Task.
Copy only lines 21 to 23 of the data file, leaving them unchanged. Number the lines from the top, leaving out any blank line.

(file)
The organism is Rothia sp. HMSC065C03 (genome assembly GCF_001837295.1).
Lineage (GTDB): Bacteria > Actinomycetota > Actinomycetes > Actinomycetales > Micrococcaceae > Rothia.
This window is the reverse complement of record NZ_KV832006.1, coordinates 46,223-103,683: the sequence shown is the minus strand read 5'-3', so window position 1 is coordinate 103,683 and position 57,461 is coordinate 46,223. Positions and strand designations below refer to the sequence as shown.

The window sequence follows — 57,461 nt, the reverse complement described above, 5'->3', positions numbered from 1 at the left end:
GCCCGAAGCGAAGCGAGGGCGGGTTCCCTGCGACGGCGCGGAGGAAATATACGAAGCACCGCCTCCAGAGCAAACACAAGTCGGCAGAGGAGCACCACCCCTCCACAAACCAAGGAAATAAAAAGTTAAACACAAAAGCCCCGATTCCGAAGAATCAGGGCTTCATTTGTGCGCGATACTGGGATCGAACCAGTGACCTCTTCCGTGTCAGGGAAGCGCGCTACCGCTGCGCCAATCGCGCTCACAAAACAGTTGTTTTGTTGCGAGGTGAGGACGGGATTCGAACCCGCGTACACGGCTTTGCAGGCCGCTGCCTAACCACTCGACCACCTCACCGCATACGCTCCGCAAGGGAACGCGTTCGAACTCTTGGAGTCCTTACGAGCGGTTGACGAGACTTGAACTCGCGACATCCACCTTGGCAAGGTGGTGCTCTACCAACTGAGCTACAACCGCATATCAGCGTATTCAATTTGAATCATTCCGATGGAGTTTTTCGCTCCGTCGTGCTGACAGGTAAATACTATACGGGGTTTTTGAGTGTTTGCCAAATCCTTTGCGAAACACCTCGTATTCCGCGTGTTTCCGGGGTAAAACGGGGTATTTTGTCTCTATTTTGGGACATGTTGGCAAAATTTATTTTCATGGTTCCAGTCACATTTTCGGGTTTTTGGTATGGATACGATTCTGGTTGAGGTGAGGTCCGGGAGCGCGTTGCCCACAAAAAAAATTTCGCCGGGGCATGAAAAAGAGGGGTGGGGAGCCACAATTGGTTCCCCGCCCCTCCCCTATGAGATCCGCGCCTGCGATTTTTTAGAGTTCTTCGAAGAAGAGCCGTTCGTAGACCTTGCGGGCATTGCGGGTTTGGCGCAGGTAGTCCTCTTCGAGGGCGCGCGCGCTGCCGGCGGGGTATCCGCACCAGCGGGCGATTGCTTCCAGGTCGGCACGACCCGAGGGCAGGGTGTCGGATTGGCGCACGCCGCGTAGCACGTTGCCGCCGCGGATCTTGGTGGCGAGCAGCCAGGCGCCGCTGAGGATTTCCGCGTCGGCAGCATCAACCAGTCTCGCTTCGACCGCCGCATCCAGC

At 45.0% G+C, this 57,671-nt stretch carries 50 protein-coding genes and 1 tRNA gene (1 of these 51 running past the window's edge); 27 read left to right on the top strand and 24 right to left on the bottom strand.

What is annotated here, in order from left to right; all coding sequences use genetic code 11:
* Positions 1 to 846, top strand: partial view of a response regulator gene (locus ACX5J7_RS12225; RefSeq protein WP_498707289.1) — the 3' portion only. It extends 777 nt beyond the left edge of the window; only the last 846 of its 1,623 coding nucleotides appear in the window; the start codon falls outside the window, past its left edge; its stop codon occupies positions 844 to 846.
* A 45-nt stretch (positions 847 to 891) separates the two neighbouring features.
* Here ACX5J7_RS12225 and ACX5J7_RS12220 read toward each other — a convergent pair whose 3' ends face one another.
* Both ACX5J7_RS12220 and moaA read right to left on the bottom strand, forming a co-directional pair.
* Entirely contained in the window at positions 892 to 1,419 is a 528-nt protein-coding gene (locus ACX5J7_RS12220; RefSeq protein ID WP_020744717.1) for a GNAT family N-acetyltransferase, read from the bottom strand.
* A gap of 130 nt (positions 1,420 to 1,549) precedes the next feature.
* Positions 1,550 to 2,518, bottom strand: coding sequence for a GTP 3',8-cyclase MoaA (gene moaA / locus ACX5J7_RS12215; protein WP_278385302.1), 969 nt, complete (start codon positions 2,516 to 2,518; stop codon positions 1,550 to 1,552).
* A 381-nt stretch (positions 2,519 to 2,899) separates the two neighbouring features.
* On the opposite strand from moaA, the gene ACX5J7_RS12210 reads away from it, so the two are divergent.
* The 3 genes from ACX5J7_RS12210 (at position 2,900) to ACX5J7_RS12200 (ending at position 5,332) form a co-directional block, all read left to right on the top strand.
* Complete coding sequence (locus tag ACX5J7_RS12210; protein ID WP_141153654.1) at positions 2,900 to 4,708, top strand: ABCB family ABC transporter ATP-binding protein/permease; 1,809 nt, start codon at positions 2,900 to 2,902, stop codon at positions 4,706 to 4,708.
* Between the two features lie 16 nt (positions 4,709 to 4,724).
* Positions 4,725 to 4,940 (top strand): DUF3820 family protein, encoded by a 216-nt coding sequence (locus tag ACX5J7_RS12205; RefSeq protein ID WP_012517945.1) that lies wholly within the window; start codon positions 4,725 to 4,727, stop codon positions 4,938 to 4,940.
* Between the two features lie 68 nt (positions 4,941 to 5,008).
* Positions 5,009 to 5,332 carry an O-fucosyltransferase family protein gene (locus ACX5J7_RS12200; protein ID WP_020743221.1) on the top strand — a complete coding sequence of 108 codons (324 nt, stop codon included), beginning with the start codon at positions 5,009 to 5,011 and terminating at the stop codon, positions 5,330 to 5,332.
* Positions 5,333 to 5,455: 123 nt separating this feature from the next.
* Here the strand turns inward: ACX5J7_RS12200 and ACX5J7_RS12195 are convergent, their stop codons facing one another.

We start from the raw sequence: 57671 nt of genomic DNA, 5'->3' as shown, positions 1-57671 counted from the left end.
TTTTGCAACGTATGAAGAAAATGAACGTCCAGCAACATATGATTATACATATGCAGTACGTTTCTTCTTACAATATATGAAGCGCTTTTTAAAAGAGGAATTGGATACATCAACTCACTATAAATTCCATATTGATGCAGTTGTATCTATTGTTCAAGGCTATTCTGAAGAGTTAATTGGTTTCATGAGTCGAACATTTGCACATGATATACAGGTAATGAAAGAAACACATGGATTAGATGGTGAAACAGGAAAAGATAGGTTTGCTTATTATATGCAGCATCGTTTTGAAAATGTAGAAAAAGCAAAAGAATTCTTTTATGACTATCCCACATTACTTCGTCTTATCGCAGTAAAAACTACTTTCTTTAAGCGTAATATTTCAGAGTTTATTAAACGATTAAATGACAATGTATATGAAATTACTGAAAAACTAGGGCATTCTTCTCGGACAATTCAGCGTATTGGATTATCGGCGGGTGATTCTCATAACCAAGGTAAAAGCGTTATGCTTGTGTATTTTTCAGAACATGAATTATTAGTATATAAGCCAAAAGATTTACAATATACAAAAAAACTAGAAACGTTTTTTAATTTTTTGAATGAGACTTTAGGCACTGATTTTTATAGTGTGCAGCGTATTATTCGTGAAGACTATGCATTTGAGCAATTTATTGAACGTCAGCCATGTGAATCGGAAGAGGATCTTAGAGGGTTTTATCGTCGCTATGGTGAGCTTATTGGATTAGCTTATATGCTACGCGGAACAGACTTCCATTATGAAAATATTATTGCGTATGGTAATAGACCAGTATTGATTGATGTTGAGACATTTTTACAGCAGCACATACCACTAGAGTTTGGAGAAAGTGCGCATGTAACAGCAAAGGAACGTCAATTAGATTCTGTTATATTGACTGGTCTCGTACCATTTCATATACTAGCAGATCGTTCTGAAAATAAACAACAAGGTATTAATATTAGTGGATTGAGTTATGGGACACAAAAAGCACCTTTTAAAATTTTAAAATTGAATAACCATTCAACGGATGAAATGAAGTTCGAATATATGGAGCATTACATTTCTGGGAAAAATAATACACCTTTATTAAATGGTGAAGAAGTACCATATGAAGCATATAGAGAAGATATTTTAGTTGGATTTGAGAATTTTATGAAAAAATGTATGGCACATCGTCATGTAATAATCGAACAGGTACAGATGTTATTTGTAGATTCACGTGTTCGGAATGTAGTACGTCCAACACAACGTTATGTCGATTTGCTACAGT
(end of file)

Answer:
* Between the two features lie 68 nt (positions 4,941 to 5,008).
* Positions 5,009 to 5,332 carry an O-fucosyltransferase family protein gene (locus ACX5J7_RS12200; protein ID WP_020743221.1) on the top strand — a complete coding sequence of 108 codons (324 nt, stop codon included), beginning with the start codon at positions 5,009 to 5,011 and terminating at the stop codon, positions 5,330 to 5,332.
* Positions 5,333 to 5,455: 123 nt separating this feature from the next.